Oversea-Chinese Banking Corp. (OCBC), Southeast Asia’s second-largest lender, posted an 8 percent decrease in second-quarter profit, missing estimates as lending and insurance profitability fell and staff expenses climbed.
Net income declined to S$597 million ($468 million) from S$648 million a year ago, the Singapore-based lender said in a statement to the stock exchange today. That lagged behind the S$640 million average of seven analysts’ estimates.
OCBC’s results contrast with those of DBS Group Holdings Ltd. (DBS) and United Overseas Bank Ltd. (UOB), which yesterday reported higher quarterly profit led by gains in fee income. Singapore banks, which have the lowest loan profitability in Asia, may start to see lending returns stabilize as interest rates rise and competition for deposits eases.
“We’re expecting a quarter-on-quarter stabilization of net interest margins going forward as longer-term interest rates move up,” Ken Ang, a Singapore-based analyst at Phillip Securities Pte, said before the results. “Banks have also become more rational in competing for deposits, thereby lowering their funding costs.”
OCBC’s net interest margin narrowed to 1.64 percent in the quarter from 1.77 percent a year earlier, the 16th straight decline. It was unchanged compared with the previous quarter.
Net interest income, the difference between what the bank earns on loans and what it pays on deposits, advanced 3 percent from a year earlier to S$961 million as loan growth of 15 percent offset the narrower margin, the report showed.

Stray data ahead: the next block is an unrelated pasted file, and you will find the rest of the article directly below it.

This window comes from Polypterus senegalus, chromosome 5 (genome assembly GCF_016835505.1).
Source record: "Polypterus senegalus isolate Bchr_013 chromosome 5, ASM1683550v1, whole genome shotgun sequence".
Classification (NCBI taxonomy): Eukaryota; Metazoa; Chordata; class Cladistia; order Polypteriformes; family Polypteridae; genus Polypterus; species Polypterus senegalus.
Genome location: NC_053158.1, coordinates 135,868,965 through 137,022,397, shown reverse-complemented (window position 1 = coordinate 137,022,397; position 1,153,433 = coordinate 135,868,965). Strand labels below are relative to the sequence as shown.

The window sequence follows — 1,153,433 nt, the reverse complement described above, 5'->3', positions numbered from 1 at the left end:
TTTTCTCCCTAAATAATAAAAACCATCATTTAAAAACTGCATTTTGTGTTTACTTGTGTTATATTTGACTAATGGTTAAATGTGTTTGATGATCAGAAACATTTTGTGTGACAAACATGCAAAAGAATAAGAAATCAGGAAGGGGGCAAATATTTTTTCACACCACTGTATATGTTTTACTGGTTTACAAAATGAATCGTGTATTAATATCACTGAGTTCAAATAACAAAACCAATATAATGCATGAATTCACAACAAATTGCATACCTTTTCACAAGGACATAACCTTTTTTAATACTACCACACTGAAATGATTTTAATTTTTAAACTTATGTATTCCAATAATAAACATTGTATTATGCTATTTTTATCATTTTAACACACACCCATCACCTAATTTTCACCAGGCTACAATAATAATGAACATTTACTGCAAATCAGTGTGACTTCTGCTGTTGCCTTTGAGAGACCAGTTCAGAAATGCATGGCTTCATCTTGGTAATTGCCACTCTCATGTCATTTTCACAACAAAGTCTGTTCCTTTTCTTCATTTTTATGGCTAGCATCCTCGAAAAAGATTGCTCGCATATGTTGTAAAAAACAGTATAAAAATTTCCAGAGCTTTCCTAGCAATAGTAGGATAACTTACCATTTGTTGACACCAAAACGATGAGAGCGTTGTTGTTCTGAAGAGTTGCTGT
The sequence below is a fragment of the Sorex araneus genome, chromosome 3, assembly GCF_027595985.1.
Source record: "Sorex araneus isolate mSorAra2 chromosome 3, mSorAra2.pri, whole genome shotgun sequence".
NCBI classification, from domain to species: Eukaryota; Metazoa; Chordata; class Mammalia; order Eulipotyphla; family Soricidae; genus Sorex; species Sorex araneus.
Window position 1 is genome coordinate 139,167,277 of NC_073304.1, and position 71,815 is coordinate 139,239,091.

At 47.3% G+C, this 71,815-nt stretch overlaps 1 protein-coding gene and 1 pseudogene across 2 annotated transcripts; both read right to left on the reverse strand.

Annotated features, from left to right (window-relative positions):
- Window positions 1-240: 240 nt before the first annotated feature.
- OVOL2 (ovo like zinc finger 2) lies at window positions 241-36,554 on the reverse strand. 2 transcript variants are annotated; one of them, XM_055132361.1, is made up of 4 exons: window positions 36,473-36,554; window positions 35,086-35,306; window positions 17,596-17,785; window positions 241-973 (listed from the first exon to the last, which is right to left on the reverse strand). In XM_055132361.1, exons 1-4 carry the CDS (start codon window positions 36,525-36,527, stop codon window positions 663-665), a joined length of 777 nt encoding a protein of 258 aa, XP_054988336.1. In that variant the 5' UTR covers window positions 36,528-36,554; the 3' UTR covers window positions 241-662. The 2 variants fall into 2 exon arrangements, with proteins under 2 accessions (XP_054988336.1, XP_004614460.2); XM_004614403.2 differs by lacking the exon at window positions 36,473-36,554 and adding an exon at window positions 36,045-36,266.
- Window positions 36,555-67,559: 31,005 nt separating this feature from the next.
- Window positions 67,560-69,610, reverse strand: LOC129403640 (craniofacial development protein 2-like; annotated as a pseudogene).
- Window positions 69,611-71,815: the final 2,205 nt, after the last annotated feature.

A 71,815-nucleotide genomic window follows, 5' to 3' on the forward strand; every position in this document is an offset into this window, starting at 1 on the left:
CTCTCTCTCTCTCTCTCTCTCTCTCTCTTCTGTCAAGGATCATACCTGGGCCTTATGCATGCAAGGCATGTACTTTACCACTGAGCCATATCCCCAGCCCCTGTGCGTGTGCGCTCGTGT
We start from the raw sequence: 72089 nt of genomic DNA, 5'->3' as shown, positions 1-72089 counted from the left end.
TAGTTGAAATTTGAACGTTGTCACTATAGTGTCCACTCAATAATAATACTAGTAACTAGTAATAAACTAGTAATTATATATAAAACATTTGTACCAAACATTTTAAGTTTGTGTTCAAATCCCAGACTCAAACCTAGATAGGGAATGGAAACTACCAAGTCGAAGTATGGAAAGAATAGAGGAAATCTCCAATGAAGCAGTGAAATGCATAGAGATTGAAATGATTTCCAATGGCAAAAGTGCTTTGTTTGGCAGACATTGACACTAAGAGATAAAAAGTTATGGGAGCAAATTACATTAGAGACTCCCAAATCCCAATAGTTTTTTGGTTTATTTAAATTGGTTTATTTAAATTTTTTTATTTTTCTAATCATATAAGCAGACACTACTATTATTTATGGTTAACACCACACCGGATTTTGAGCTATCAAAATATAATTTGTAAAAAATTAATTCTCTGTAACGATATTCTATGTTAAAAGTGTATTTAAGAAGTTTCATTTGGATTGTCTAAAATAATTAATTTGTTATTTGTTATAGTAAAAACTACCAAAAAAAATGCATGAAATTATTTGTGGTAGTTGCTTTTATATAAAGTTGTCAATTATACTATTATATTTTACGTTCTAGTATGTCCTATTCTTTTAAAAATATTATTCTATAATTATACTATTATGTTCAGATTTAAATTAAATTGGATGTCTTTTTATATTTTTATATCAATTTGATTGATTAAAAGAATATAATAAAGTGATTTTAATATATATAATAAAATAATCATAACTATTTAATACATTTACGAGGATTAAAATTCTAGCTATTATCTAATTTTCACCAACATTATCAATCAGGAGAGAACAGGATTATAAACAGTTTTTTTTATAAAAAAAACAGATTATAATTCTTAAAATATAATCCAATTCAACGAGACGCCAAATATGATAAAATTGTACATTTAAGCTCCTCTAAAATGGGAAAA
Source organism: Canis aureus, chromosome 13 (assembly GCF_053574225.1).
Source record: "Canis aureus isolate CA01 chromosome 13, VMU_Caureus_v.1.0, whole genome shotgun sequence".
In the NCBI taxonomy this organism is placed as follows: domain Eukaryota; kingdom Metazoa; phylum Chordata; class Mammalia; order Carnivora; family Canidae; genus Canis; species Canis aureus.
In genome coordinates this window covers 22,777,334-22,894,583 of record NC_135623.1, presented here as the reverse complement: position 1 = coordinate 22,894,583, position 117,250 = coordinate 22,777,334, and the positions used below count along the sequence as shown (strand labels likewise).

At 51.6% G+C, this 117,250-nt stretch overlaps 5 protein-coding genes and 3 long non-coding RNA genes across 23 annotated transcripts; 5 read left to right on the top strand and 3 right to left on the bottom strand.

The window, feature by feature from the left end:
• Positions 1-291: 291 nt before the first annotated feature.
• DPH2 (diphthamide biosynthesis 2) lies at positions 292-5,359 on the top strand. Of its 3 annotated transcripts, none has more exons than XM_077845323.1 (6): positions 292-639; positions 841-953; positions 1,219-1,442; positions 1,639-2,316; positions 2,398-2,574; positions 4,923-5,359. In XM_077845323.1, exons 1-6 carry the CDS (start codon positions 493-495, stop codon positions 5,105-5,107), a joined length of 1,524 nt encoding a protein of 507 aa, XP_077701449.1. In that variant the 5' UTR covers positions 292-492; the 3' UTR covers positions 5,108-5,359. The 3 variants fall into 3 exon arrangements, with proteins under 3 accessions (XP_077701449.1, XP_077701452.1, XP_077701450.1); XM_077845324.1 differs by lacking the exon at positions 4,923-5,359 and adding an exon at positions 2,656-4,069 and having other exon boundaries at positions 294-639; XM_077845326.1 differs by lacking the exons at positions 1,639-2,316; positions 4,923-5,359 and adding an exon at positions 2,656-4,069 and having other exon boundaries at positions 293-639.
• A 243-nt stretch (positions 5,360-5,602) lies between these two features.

OCBC shares slipped 0.5 percent to S$10.61 in Singapore trading at 9:52 a.m. today, while the benchmark Straits Times Index rose 0.4 percent.
Non-interest income advanced 2 percent to S$606 million as fees and commissions from wealth management, brokerage services and fund management offset declines in profit from life assurance. Great Eastern Holdings Ltd. (GE), OCBC’s insurance unit, said on July 31 that its second-quarter profit fell 77 percent from a year earlier to S$18.6 million.
OCBC’s operating expenses swelled 9 percent to S$718 million as the lender boosted headcount 5 percent over the quarter, increased salaries and paid incentive compensation.
Chief Executive Officer Samuel Tsien has focused on expansion in markets including China and Indonesia in search of higher-yielding loans. At 1.82 percent, banks in Singapore have the lowest average net interest margins in Southeast Asia, according to data compiled by Bloomberg before this week’s earnings.
Bigger rival DBS’s efforts at expanding abroad suffered a setback this week when it dropped its $6.5 billion offer for PT Bank Danamon Indonesia after failing to win regulatory approval for a majority stake.
DBS, Southeast Asia’s largest bank, said yesterday that net income for the quarter climbed 10 percent to S$887 million, led by fees and commissions and trading income. UOB’s profit jumped 10 percent to S$783 million, beating analysts’ estimates on increases in lending and fees and commissions.
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